Nature’s Wonder – Living Root Bridges of Meghalaya

Cherrapunji Living root bridges

Meghalaya is one of the most beautiful places I have ever been to. The land of highest rainfall is also the land of smiling people. This small hamlet whose entire population and area is smaller than Andheri in Mumbai has learned to live closer to nature setting an example for rest of the world.

You visit Meghalaya to experience the beauty of this place. While driving from Guwahati towards Shillong one can see paddy fields on both sides of the road. The occasional rain reminds you that you are coming closer to the wettest place in the country.

Cherrapunjee is one place that every school student who has read their Geography is familiar with. Cherrapunjee receives the 2nd highest rainfall in the country. A few kilometers from Cherrapuni lies Nongariat that has been declared as a world heritage site by UNESCO. This small village is the home of living root bridges.

Cherrapunji meghalayaAbout 200 years ago Khasi tribes learned an ingenious way to connect roads blocked by rivers and streams. They changed path of roots of rubber tree by pipes and finally connecting roots of two trees on either side of river that finally connected in the center of their path. It took 15 to 20 years for a root bridge to grow and strengthen. These natural bridges are so strong that they can take weight of 10 to 20 people at a time.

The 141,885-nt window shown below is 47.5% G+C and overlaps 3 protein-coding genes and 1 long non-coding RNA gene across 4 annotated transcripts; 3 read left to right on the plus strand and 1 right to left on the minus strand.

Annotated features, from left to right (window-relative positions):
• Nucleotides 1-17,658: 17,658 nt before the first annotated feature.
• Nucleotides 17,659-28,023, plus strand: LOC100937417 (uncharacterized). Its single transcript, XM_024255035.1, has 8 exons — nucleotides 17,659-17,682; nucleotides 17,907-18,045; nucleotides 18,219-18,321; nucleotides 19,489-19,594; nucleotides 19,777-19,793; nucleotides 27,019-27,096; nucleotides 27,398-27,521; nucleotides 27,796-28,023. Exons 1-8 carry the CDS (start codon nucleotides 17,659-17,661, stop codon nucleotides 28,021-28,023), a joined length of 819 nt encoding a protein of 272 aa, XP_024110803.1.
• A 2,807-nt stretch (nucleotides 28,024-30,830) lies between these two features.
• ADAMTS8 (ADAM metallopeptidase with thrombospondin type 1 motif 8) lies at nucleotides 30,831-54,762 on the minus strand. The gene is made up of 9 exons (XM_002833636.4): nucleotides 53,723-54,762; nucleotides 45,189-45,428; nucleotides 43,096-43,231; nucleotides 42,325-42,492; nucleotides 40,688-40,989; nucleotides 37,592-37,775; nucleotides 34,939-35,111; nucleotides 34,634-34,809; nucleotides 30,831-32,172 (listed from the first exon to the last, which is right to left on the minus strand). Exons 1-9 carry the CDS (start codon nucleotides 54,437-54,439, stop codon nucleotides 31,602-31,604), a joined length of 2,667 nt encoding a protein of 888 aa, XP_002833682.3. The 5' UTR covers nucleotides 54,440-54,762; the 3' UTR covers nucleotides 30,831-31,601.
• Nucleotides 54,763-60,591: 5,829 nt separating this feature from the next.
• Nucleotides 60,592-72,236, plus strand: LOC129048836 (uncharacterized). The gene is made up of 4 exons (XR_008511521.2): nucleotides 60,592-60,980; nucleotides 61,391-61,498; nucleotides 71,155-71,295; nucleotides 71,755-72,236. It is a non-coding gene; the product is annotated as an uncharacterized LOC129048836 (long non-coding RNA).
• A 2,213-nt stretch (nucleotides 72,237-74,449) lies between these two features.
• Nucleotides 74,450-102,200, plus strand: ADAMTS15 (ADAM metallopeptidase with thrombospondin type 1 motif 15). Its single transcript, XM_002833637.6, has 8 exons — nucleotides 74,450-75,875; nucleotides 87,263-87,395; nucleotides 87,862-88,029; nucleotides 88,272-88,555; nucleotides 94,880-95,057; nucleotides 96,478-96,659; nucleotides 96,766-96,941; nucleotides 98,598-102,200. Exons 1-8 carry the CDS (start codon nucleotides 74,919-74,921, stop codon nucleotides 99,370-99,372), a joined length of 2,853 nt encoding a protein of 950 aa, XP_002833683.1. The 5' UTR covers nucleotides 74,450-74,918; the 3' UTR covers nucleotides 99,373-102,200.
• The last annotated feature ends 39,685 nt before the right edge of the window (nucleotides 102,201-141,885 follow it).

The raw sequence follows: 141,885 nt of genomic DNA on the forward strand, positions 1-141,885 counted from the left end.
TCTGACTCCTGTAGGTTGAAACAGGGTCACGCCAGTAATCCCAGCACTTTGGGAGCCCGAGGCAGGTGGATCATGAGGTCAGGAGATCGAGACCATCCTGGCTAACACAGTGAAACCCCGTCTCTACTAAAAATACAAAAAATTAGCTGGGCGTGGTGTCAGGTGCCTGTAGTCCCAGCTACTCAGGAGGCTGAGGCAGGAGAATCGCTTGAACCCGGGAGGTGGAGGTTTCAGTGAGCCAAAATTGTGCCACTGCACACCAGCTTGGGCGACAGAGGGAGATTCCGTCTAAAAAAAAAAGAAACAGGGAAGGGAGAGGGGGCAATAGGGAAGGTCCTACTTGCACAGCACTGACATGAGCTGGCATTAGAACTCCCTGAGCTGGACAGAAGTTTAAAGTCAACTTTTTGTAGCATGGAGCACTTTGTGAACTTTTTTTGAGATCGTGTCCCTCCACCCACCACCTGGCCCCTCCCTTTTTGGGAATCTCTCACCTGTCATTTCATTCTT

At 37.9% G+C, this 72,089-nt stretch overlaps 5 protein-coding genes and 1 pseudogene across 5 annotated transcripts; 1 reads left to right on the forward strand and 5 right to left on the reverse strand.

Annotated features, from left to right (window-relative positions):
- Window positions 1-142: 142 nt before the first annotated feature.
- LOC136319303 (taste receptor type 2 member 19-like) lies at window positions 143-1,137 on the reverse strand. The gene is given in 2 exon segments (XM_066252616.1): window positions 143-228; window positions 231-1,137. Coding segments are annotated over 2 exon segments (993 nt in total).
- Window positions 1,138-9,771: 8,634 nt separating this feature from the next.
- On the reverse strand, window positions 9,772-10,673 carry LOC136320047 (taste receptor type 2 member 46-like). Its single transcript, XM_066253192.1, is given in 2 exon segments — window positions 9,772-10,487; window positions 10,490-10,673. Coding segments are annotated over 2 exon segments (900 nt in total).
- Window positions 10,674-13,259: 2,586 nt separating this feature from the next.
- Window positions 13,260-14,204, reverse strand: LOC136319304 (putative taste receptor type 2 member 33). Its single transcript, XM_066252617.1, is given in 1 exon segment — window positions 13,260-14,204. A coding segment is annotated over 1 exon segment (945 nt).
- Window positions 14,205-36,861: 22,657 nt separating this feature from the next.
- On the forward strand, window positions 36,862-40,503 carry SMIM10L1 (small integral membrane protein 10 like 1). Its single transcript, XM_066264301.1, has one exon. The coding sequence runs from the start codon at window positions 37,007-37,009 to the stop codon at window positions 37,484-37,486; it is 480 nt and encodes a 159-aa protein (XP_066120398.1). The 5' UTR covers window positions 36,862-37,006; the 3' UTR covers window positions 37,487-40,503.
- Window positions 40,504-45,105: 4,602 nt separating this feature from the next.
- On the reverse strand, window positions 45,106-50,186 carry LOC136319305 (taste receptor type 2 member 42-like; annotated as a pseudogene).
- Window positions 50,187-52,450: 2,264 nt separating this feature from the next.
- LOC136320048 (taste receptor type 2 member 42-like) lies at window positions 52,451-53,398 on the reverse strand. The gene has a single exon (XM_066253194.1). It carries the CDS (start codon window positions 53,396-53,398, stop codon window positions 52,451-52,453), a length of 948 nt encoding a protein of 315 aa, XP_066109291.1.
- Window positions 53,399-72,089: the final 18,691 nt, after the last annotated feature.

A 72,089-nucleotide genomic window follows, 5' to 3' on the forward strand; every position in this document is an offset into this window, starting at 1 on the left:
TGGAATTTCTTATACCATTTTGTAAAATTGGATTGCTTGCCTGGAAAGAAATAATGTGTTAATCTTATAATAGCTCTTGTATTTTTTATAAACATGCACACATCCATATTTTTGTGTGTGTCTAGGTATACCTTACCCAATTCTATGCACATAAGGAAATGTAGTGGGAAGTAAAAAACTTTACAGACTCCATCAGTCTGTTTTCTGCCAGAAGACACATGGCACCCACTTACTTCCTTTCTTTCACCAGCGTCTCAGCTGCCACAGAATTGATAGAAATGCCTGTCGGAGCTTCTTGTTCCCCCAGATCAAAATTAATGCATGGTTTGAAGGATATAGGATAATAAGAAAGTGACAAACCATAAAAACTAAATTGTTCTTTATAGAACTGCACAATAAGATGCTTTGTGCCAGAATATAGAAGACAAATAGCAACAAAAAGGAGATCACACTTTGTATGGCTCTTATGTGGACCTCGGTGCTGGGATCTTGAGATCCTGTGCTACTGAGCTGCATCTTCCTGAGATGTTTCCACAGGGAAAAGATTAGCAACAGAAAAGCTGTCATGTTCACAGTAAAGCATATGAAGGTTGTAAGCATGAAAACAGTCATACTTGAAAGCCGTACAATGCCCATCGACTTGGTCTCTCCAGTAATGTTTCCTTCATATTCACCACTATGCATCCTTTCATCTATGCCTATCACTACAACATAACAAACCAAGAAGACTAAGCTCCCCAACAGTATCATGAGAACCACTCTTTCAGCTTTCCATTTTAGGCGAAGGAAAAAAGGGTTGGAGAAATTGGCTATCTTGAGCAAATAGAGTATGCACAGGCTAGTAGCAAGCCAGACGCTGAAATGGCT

Reaching these bridges is not an easy task as it requires crossing a narrow steel bridge, climbing a number of stairs and trudging a tiring uphill path. This 7 kilometer trek requires high level of stamina. The whole journey toward the bridge feels like entering a fairyland with beautiful views and scenes on the way.

root.bridgesThe walk would be difficult, I was oblivious to this.

I reached Cherrapunjee in middle of heavy rain. Twice my shared cab got stuck at places in middle of nowhere and I was only able to reach there by late evening. Meghalaya is a lazy state. Everything closes down by 8 PM. The worst part is looking for a guest house past evening. The driver was helpful, he got me a place to stay for the night at his friend’s place. Next morning he told me a few places where I could enquire about a trek down to Nongariat.

I found a local guide who asked me for a 1000 bucks to take me there. Doesn’t matter how awesome the place is, in no condition was I going to spend a 1000 bucks on it. But I had to go anyway.

It’s a good thing that people are not money minded in these regions. May be the reason behind this is that the Khasi community is matriarchal. Finally someone guided me to a tempo stand and told me to hop on the ride. I reached a small nameless village expecting that I’ll be in between of the root bridges.

I was wrong.